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Old Jul 3, 2006, 7:18 PM   #6
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I'd post an example of what you're referring to.

Some wider lenses don't have a very flat focus plain. So, at wider apertures, you may start seeing the lens focusing at points in front of subjects nearer to the edges of the lens versus what you see as sharp in the center of the lens.

Using a smaller aperture (higher f/stop number) can help that.

Also, some lenses are just a bit soft on the edges anyway, and this usually improves at smaller apertures. In low light, most cameras are going to select a wider aperture (smaller f/stop number) to help keep shuitter speeds fast enough. So, this kind of problems is more obvious there.

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Old Jul 3, 2006, 8:26 PM   #7
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Jim, somewhat related to the above discussions, I am planning on taking a shot of the Golden Gate bridge this summer which I would like to blow up to 13 by 9, maybe even bigger.

"PhotoSecrets" by Andrew Hudson suggests Hawk Hill at 3:00 p.m..I have a 20 D, will set the camera to take a large jpeg and a raw at the same time.I plan on taking a picture in Landscape Mode first (because I do not trust my camera savy), Program Mode second because I can fiddle with white balance,Manual Mode third with an aperture of f/11.

Any suggestions would be appreciated.

Thanks
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Old Jul 3, 2006, 8:44 PM   #8
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You'd probably be better off asking someone with better photography skills than I have. ;-)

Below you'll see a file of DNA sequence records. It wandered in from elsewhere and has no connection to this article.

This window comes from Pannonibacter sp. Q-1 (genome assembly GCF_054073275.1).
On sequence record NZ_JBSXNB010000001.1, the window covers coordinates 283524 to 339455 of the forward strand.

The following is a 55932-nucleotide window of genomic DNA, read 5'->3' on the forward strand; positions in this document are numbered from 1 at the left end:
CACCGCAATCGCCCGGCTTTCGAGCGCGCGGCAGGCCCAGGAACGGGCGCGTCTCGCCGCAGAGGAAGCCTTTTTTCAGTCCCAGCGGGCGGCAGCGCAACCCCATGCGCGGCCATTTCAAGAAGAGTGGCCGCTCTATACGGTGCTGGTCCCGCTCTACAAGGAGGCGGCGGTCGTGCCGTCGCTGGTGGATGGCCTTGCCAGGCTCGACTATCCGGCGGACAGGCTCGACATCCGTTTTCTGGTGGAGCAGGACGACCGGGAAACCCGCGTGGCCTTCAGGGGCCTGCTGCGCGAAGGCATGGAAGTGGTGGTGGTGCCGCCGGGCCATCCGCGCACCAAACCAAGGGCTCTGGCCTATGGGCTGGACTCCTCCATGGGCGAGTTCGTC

You may want to take a look at some photos from others to get some ideas for composition.

A quick search on pbase found over 2000 photos in over 100 different albums contaning photos of the Golden Gate Bridge.

http://search.pbase.com/search?q=gol...hotos&c=sp

I'm not very familiar with the area, so I can't comment on vantage points. But, you can get an idea of the lens used (or at least the focal length used) by looking at the EXIF in many of these images (you'll see camera settings shown for many photos in the EXIF underneath them). But, I wouldn't assume that they weren't cropped or enhanced in some way (as these are just user albums on pbase).

Trying to maximize dynamic range can be dificult with digital, and shooting in raw can help (as can bracketing your photos so you've got some exposed a little darker and brighter compared to what the camera's metering thinks needs to be used). Checking your histogram for proper exposure would also help insure a greater chance of success.

A tripod can be a good thing to bring along, too. Even if you don't need one to help with steadying your camera for the sharpest possible image, it can help you think about composition.

You may also want to try the shots with and without a polarizer.